In every coach's playbook, however, is a contingency plan to break the stalemate. Late in the fourth quarter, in the bottom of the ninth inning, we have a thing called "direct marketing." Into our customers' laps, their iPads, their mailbox, we drop a promotional piece that is intended to get our customers out of the slow dance from step 1 to 2 to 3…and make them buyers. It has every one the following elements -- the product, the benefit, the price, an order form -- basically, everything the buyer needs right this minute to purchase your product.
As any coach will tell you, in the pressure of a close game, in the final minutes, it all comes down to execution. Direct marketing is a powerful tool to get your buyer to step 3; to "lock in" the gains of persistent, disciplined pursuit of steps 1 and 2. But please understand, direct marketing -- persistent, intrusive and direct as it may be -- is no substitute for an ongoing, focused promotional effort to make your buyers aware and informed. On the other hand, it might just be the thing to pull out the win. The upside is that you can directly compare marketing expenditures to revenues -- how many calls, visits, inquiries, referrals, et cetera you got in exchange for your direct marketing expenditures. The buildup to direct marketing is execution.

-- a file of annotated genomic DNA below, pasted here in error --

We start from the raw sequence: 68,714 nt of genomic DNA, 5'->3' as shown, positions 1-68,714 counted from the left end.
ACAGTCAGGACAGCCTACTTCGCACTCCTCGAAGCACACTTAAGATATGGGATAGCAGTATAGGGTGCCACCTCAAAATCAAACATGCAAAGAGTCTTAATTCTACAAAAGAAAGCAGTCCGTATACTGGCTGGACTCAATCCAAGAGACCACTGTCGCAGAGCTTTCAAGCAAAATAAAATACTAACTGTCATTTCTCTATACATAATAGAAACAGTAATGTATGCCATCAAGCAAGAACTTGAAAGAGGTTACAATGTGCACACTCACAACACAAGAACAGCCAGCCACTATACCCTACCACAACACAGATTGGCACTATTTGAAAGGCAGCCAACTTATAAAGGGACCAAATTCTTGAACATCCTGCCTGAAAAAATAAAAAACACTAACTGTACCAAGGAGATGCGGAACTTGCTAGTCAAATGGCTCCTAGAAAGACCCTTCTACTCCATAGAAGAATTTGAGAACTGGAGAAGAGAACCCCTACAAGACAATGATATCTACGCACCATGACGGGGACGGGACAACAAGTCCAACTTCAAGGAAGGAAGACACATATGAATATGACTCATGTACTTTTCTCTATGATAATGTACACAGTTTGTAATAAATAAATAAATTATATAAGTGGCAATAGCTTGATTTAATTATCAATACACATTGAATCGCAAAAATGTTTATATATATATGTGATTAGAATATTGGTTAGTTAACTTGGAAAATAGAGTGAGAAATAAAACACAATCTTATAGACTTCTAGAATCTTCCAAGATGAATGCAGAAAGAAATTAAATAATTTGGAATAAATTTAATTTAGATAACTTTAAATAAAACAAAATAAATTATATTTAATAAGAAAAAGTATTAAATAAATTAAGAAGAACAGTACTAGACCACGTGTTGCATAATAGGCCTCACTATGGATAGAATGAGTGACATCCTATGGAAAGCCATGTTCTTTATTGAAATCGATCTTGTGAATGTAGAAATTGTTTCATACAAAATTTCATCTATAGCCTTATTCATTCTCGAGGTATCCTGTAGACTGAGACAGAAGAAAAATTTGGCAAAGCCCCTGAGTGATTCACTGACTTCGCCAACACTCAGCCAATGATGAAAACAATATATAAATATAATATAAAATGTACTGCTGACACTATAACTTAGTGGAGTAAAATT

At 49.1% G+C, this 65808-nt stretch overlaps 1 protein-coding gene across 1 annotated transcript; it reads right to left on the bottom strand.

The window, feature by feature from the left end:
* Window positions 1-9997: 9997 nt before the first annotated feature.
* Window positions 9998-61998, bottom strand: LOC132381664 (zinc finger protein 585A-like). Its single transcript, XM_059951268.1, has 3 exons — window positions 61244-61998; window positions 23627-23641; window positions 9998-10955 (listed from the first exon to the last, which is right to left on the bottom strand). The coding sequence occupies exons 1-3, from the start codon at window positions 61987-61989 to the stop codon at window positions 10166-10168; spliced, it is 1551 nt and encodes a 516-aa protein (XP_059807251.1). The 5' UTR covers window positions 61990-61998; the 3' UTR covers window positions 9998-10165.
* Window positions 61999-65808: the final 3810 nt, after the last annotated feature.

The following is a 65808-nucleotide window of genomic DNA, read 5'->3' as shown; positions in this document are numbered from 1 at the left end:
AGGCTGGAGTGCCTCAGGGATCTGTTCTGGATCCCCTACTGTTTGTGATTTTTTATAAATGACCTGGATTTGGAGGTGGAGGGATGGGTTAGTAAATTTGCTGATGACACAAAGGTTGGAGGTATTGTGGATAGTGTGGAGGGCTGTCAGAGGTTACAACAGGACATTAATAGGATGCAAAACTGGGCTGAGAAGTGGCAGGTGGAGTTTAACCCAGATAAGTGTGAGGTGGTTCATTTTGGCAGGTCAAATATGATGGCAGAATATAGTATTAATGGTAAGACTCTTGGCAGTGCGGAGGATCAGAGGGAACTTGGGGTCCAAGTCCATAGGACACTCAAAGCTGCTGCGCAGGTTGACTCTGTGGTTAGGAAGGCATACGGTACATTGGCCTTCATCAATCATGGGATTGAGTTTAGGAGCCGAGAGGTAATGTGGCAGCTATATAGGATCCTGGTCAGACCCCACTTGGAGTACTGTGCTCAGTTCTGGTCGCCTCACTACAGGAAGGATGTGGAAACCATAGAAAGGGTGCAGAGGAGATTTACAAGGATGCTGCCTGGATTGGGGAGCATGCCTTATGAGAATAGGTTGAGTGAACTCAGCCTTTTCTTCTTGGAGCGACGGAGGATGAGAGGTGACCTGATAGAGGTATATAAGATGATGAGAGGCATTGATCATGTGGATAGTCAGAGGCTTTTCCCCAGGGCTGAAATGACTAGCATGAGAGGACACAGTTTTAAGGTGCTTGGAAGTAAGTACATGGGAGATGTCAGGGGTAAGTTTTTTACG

Marketing -- whether direct or indirect -- isn't the lottery, and a direct marketing initiative isn't going to take you straight to the top. Just as you would never pop the question before the moment is right, you don't want to approach your audience with a direct appeal before they know who you are and why you're not just the best, but the only choice. So give them step 1: who you are. And these customers will be ready for step 2: what makes you different. Then and only then, step 3: getting the business. Direct marketing just might close the deal. Some businesses go directly to step 3; most don't. It takes time, focus and effort just to get to the finals. But if you've laid the groundwork, direct marketing might make you a winner. You might even get another date!
Drew Janes: Direct marketing can give your business a boost of personality and communicate to your audience in a way that could minimize wasted marketing dollars. Direct marketing is sometimes defined as directly marketing to the customer via personal advertising techniques.
As a business owner, you should capitalize on direct marketing to reach your customers in a way that traditional advertising can't. You and your customers can benefit from direct marketing by making it personal and giving your brand a "character." Your direct marketing strategy may have a "call to Action" where your customers are encouraged to do something: visit the website, make the phone call, use the coupons, etc.